By: Amy Grant
Swiss chard is not only delicious and nutritious, but eminently ornamental. As such, planting Swiss chard in containers does double duty; it provides a showy backdrop for other plants and flowers and since for most of us our seasonal color plantings are located near an entry to the home, makes for easy picking. Read on to find out how to grow Swiss chard in containers.
‘Bright Lights’ a cultivar awash with red, white, gold, yellow, violet, and orange hues was introduced to the market 20 years ago and since then other cultivars have been introduced. Among these is ‘Fordhook Giant’ a heat tolerant variety for those folks with warmer growing seasons. There’s also the brilliant ruby red ‘Rhubarb’ and brilliantly white types of Swiss chard. The plethora of colors available make container gardening with Swiss chard a delight.
Swiss chard container gardening can be done with just chard or in combination with other plants. Swiss chard can also be grown in a pot indoors during the colder months for a constant supply of nutritious greens.
It is very easy to grow and tolerates poor soil, negligence on your part and is frost hardy. Not only is Swiss chard beautiful, but it can be used fresh or cooked. The leaves make colorful stand-ins for spinach and the stalks can be cut up and cooked as you would asparagus.
When planting Swiss chard in containers, the pot does not need to be too deep because the root system isn’t deep but you do want to take into account the large leaves You can buy transplants or sow your own seeds. If you sow your own seeds, they can be started quite early outdoors, as they thrive in cooler temps. If you want to get a jump start, start the seedlings indoors and then transplant them outside when temperatures begin to warm.
Sow the seeds ½ to an inch apart (1-2.5 cm.). Thin the seedlings to 2-3 inches (5-8 cm.) apart. Swiss chard is ready to be picked within 4-6 weeks. Harvest at this time or if you are growing the plant as an ornamental, leave the leaves until they wilt, turn brown or are munched on by insects. At that time, remove the outer leaves. The inner leaves will continue to grow.
Swiss chard care in pots is fairly minimal since the plant is very resilient. It doesn’t mind being crowded and tolerates poor soil without any additional fertilizer. The plant also prefers a shaded location.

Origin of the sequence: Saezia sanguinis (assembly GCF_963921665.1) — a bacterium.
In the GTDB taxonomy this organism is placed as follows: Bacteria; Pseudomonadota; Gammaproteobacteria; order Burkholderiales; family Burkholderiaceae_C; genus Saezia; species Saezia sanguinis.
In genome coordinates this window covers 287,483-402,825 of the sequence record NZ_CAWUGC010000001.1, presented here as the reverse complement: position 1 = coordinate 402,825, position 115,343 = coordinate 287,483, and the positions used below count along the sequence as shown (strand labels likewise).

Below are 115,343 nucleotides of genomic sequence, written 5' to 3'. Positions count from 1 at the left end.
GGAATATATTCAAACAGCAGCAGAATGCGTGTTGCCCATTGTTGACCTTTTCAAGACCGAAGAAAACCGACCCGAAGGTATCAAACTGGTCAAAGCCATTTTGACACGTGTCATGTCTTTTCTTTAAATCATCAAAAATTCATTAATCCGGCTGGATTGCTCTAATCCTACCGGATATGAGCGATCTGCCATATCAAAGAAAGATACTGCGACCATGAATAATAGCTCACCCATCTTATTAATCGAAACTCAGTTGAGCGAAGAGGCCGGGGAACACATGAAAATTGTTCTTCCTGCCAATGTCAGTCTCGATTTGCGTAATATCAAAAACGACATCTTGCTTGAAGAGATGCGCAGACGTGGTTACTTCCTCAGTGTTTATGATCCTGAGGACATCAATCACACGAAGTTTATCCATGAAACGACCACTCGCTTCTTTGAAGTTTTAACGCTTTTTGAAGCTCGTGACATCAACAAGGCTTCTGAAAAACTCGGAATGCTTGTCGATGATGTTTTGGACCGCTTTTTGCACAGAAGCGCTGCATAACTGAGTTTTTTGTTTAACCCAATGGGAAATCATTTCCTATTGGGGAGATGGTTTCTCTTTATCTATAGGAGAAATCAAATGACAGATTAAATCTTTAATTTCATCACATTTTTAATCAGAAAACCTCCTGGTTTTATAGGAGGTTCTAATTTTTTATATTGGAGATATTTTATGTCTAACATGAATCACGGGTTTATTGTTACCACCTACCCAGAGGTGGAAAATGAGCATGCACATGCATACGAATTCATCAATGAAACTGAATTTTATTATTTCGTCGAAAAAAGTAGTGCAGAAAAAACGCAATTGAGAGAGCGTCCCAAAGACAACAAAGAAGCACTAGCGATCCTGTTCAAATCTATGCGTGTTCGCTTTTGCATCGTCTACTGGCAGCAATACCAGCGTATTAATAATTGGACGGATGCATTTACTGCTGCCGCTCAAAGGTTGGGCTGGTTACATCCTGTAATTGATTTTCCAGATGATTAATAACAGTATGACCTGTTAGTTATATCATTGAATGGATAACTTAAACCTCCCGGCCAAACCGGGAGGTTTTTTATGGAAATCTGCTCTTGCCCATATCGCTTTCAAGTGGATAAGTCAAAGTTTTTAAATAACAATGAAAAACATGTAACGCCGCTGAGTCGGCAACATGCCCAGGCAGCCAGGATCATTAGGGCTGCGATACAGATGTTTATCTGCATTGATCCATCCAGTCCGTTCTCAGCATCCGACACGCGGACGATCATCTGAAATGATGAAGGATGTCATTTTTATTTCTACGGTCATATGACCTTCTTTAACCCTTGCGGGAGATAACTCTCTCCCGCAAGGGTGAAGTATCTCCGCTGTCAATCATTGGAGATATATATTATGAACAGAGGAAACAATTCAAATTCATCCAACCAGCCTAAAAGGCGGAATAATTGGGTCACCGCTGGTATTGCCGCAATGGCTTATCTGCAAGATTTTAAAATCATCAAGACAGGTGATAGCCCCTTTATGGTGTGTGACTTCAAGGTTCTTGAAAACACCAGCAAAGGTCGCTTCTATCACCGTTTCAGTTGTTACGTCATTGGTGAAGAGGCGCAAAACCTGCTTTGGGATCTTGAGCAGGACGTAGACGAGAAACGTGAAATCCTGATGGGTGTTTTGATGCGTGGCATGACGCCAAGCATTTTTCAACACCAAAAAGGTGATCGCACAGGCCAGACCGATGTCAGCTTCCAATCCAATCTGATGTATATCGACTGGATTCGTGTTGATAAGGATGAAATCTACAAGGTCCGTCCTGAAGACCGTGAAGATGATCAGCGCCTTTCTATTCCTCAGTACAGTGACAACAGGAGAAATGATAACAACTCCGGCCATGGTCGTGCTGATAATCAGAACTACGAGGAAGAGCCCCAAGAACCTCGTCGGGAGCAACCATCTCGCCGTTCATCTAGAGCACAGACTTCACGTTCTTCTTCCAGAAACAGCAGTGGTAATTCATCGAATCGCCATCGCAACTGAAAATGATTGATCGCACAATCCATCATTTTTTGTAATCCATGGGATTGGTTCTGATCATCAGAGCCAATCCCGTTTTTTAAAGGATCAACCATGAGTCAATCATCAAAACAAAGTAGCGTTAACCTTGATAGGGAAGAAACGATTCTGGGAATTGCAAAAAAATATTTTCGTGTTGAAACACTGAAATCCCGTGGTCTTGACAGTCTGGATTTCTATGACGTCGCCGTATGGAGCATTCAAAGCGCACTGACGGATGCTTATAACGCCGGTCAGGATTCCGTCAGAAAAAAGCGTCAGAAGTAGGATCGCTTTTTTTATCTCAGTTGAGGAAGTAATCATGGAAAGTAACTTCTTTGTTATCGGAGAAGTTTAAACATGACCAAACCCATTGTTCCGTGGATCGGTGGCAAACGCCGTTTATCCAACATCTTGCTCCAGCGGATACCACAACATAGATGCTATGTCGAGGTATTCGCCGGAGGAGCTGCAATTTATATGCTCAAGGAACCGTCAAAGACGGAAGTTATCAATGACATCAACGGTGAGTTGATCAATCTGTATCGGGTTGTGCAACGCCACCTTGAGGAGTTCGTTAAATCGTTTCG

That said, like any plant, it will respond to additional nutrition. Swiss chard can get bitter when summer heat blazes, so be sure to give it plenty of water. Plants that are grown in pots need more watering than those in the garden, so keep an eye on it.
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These tips for growing Swiss chard will help you care for your chard plants from seed to harvest.
Swiss chard is the perfect leafy green as it is full of vitamins, minerals, and fiber your body needs. It is easy to grow in your garden, or even in pots if you choose. If you are considering growing Swiss chard this season, take a look below at tips for growing Swiss chard in your garden. This leafy vegetable is perfect for starting in the cooler months of spring and enjoying all summer long. Here is how you can get started!
Intro: Chard plant varieties can have red, pink, yellow or orange stems, but white stems generally do the best when it comes to food crops in the kitchen garden. If you want to grow chard for ornamental purposes, choose a color that compliments your container garden. Swiss chard is a great source of vitamins A, C and K, minerals, fiber and protein, and it is considered to be one of the healthiest vegetables.
Scientific Name: Beta vulgaris var. cicla
Plant Type: Biennial vegetable
Light: Full sun
Water: When it comes to watering Swiss chard, keep the potting soil consistently moist but never soggy.
Zone: Chard plants cannot survive below 15 degrees Fahrenheit. If your area gets colder than this, overwinter your chard indoors.
Fertilizer: Fertilize Swiss chard only once when it is first planted.
Pests and Diseases: Leaf spot, slugs and viruses can affect Swiss chard.
Propagation: Propagate Swiss chard by seeds. Chard produces flowers and seeds in the spring of its second year of growth. Shake up dry flower heads in a paper bag to collect the seeds. Sow the seeds outdoors in the kitchen garden two weeks before the last frost or in the fall about two months before the first frost. Seeds should be planted a half inch deep in their plant containers. Soak Swiss chard seeds overnight before planting.
Misc. Info: Young chard is best for raw salads, while mature leaves are best cooked.
Like lettuce, Swiss chard is a cold season crop and that means it needs a cooler environment in order to grow. Those living in tropical climates may have a harder time growing Swiss chard, but it can still be done as long as the Swiss chard is planted in a colder month.
Learning how to grow Swiss chard in pots is great because the pots can be brought indoors during colder days, then brought back outdoors once the weather grows.